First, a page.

Comments: 104

  1. And if you’ve never played Battleship? The big reveal is kind of a big bust.

  2. So was the explanation.

  3. That's me. I had to come to the blog to understand two of the themers (2x and 3x). I should have guessed 4x but forgot to try. I did see CRUISER but never thought of it as a kind of ship. But I can't fault the composer. The puzzle's a masterpiece, and would figure to be a joy to anyone with Battleship experience.

  4. "So was the explanation." Watch it now: Attack of the Copy Editors!

  5. It was a fun solve in terms of figuring out the trick and filling out the grid, which I did in way faster than average Thursday time - but, when all was said and done, there was no way for me to know what the "XX" stood for. Cruiser I knew because my sister always wanted to buy one of them (though I don't think she ever did), and carrier pigeon was obvious. But the only Conan I knew was Conan the Barbarian and I didn't think there was a ship called a Barbarian. There was no way for me to get to understanding Destroyer even though I had the puzzle filled in. That was awkward.

  6. Figuring out the X's stood for number of units for each type of ship helped me figure out a couple of the themes. Notably CARRIER PIGEON and PT CRUISER. I knew there was Conan the Barbarian and the Destroyer too. It was thanks to that and the SUB SANDWICH that I figured out the gimmick. Well, I for one, enjoyed it well enough (only after figuring out the gimmick - before that I was cursing the constructor out). Getting all of those X's lined up wasn't easy.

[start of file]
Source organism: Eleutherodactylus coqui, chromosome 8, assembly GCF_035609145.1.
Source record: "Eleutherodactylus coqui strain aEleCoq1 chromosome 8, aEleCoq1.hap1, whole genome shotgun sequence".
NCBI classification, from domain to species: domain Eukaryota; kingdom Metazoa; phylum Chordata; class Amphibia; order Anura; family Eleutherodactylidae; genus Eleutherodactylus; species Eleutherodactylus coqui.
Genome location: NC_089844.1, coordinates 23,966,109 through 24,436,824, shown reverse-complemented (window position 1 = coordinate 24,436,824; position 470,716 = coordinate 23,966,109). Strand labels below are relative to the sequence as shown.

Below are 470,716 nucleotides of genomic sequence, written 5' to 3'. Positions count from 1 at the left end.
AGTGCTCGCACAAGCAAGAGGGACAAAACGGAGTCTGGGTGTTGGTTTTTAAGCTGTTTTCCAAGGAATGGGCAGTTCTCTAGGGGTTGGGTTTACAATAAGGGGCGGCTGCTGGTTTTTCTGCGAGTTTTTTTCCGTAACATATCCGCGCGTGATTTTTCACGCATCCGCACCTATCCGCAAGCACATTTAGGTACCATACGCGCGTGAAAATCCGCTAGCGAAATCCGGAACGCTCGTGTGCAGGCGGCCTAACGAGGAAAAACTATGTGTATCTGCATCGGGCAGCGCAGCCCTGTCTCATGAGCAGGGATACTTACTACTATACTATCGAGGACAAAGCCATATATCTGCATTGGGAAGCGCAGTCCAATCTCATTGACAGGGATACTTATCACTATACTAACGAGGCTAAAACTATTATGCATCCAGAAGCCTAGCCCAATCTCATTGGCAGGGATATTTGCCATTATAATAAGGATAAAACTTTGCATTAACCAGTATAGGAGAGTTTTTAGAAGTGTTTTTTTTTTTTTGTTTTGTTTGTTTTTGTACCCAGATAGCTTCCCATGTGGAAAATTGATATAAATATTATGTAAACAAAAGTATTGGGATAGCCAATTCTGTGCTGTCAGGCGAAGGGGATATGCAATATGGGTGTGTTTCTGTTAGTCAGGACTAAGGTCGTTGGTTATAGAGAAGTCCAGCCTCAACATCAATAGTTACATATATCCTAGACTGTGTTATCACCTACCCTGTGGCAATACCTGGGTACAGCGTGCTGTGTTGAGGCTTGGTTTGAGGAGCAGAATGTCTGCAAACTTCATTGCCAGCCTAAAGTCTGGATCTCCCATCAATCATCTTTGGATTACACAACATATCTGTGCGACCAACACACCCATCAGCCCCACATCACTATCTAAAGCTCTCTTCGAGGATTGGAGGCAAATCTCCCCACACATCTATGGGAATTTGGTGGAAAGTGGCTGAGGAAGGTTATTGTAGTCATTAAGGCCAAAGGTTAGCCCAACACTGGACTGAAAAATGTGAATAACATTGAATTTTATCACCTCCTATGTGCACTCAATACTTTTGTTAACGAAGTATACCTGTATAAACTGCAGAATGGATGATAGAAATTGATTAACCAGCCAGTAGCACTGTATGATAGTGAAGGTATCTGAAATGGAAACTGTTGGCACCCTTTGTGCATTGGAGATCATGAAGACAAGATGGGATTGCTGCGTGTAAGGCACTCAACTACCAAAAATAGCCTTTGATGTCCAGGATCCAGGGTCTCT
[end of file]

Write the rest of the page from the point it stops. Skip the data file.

7. Very Thursday-like Thursday puzzle. I RULE? Don't be a BOOR. Now if we can get the photo caption corrected? The Port of Los Angeles may have been her destination, but there are two clues that *Iowa* was not *approaching* anything at the time the photo was taken.

  8. Funny caption indeed.

  9. I think Deb’s caption is correct. As the photo clearly shows, the *Iowa* is being towed by a verrry slooow XXX(SANDWICH).

  10. Yup, and in a verrry calm sea. No wake. Anyone know the approx. size of the links in that chain? They must be enormous.

  11. got it without too much trouble. Why the different number of Xs with no apparent relation to the ship type?

  12. In the game, a destroyer is two squares, submarines and cruisers are three squares, a carrier is five squares, and a battleship is four squares. (They're all warships, Deb, but not all battleships.)

  13. It is related to how many hits it takes in battleship to sink that particular ship. A destroyer takes two hits, so it was only two X's in the Conan answer.

  14. Hi Barry: the way we played it when I was at school, usually during a boring class, and with a 10x10 grid just drawn in a note book, subs were 1 square and there were no carriers.

  15. A nice little twisty puzzle. CONAN THE . . . what? The only title I knew was "Barbarian" so that didn't help much. For a while I tried to make the Xs into Roman numerals, but that didn't go anywhere. Getting the BATTLESHIP in the SE was key, and then figuring out the Xs. I played lots of Battleship with my brother when I was a kid, but had mostly forgotten about it. I wondered if this puzzle had more Xs than any other 15x15. XwordInfo says it ties with a 2007 puzzle by Michael Shteyman for the most Xs.